Housed within the lower receiver is a milspec standard trigger. The selector switch is fully ambidextrous and offers you the choice between a 90-degree standard throw lever and a 60-degree short throw lever. My sample rifle was set up with the 60-degree option. The selector has a diamond texture added that aids in maintaining contact with the lever, and it has the added benefit of looking great. The trigger guard is oversized and uniquely-shaped to add to the appearance and facilitate the use of gloves. The bolt catch is the Seekins oversized catch with an aggressive diamond texture for positive operation. Locking the bolt back is facilitated by the bottom portion of the catch, which is also oversized and diamond textured for this reason. Even the mag release button, billet CNC machined from a solid piece of aluminum, is diamond textured to match the other controls.

So, it should be clear by now that while the G.I. rifle has an introductory-level price point, it is very well-appointed on enhancements and feature upgrades. This is not a bone-stock M4-style carbine, but a nicely appointed little rifle.

Let’s Be Clear

The following is a clarification to avoid confusion, not necessarily a point of criticism. The G.I. Rifle’s upper and lower receiver are CNC made from 7075–T6 aluminum forgings. This is not a complaint, but I want to clarify this, as Seekins is best-known for their very creatively-machined billet receivers. Both the selector switch and bolt catch are manufactured using metal injected molding (MIM). They claim that this allows for the selection of a proprietary material that is considerably stronger than billet or factory milspec.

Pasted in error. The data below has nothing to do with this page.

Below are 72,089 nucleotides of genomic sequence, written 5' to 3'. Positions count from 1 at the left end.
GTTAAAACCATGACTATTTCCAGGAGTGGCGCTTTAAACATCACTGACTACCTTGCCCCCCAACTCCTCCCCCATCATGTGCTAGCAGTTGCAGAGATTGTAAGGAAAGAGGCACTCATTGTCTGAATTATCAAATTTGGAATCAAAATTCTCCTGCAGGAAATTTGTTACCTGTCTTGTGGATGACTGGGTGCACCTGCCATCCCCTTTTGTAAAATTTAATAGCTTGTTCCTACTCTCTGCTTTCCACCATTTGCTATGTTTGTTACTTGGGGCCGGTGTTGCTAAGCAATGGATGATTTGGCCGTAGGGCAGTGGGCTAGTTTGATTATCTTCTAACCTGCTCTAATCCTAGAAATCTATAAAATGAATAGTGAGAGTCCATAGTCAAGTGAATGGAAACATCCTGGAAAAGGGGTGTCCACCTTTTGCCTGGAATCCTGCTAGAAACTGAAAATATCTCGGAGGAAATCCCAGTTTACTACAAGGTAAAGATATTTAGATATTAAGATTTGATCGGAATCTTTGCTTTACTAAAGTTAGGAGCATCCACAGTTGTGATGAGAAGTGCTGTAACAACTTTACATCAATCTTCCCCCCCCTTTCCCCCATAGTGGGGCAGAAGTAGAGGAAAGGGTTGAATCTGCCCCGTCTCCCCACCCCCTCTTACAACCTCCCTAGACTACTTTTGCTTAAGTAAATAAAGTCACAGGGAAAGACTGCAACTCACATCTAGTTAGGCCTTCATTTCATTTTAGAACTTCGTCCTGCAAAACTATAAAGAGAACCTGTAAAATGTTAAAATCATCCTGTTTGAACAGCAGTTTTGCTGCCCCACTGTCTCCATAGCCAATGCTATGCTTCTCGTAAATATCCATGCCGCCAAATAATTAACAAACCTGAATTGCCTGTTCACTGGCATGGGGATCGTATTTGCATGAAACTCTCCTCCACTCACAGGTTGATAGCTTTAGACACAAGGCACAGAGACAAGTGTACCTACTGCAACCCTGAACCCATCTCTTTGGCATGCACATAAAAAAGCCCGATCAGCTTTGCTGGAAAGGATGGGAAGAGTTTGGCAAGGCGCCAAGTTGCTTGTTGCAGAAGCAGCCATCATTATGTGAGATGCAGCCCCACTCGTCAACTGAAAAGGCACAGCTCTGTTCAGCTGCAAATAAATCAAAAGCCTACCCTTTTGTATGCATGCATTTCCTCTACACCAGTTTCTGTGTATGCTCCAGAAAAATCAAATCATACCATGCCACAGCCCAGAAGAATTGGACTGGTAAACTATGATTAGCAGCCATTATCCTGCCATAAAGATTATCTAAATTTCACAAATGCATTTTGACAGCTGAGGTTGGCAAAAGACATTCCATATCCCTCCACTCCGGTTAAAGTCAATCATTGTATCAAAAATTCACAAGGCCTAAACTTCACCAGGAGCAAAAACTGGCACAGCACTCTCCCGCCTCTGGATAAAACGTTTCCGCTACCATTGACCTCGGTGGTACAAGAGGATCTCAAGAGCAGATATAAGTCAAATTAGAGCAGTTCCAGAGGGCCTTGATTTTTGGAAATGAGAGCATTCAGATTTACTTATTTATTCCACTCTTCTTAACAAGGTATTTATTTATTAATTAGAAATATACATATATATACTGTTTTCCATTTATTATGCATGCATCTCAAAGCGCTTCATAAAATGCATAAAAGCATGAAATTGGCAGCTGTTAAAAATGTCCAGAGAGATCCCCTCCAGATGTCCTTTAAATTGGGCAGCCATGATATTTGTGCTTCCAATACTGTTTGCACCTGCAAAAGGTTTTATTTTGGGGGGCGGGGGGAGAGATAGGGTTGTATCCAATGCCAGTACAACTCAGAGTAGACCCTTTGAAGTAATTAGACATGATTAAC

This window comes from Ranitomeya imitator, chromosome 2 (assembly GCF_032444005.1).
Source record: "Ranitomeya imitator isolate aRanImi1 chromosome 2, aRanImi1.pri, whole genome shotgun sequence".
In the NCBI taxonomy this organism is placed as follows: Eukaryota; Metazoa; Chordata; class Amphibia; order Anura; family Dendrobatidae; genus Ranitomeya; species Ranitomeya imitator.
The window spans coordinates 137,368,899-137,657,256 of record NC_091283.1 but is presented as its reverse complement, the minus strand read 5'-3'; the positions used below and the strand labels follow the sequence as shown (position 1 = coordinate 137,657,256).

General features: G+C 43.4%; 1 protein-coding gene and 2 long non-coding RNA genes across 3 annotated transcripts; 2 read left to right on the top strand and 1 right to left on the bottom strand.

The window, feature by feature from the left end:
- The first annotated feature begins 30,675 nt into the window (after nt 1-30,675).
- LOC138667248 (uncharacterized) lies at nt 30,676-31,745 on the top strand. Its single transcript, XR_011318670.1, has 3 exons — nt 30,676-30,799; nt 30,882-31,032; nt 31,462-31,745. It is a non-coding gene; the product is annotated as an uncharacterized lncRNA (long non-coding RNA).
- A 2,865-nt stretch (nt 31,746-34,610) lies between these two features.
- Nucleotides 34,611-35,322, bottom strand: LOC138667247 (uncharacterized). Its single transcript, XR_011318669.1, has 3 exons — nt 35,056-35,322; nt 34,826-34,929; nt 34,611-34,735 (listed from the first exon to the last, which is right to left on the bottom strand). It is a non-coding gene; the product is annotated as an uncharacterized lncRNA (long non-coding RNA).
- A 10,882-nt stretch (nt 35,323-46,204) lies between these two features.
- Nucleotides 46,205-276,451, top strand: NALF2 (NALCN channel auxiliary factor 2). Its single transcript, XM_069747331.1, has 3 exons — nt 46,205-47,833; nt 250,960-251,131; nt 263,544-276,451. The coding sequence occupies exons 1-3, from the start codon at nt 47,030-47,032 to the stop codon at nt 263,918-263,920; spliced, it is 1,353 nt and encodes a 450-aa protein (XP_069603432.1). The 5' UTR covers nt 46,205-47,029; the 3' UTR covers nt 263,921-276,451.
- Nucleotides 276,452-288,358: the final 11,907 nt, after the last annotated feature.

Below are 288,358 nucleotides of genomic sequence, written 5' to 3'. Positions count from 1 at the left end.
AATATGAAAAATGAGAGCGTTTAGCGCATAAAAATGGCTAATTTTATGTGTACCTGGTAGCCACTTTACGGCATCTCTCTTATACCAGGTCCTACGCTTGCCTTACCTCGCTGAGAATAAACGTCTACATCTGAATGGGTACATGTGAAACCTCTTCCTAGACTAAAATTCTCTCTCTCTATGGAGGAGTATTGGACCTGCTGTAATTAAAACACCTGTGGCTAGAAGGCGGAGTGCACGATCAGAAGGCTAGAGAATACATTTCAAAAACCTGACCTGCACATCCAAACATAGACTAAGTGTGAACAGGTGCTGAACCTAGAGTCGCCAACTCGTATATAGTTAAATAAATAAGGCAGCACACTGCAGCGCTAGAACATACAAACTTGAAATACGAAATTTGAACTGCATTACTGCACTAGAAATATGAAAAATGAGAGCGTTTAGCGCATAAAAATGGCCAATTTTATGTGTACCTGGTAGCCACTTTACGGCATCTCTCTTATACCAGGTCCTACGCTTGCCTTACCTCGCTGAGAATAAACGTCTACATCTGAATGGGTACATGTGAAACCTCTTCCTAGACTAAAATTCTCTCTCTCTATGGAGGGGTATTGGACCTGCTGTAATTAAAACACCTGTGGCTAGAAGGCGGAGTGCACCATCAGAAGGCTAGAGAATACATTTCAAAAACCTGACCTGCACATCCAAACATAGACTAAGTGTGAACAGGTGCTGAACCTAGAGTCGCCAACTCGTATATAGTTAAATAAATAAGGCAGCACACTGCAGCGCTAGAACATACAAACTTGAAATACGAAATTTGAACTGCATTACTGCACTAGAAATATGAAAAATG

A 12-inch Seekins Precision MCSR M-LOK Free Float Handguard comes standard on the G.I.

A 12-inch Seekins Precision MCSR M-LOK Free Float Handguard comes standard on the G.I.

Now, for my opinion: All of the AR-15 style guns that I currently own are manufactured using an aluminum forging. I have never had an issue with this material. I do believe that the billet is a stronger, more durable base to build the gun from. However, on this platform I believe that its advantage is primarily to allow for a higher, more detailed level of artistic customization. I have had some less-than-spectacular results with MIM parts, and as a rule I generally try to avoid them. That being said, I am not in the manufacturing business, nor am I any class of an engineer. I will defer to others who’ve told me that it is quite probable that the claims made about the process and materials are completely accurate in regards to producing a better part using MIM over machining from billet.

The G.I. has all the features you want from an AR and none that you do not, and all at a great price.

The G.I. has all the features you want from an AR and none that you do not, and all at a great price.

SPECS

  • Chambering: .223 Wylde
  • Barrel: 16 inches
  • OA Length: 30-34 inches
  • Weight: 7.3 pounds
  • Stock: Battlelink Minimalist
  • Sights: None (Picatinny rail)
  • Action: Direct gas impingement
  • Finish: Matte black
  • Capacity: 30+1
  • MSRP: $949.50

Range Prep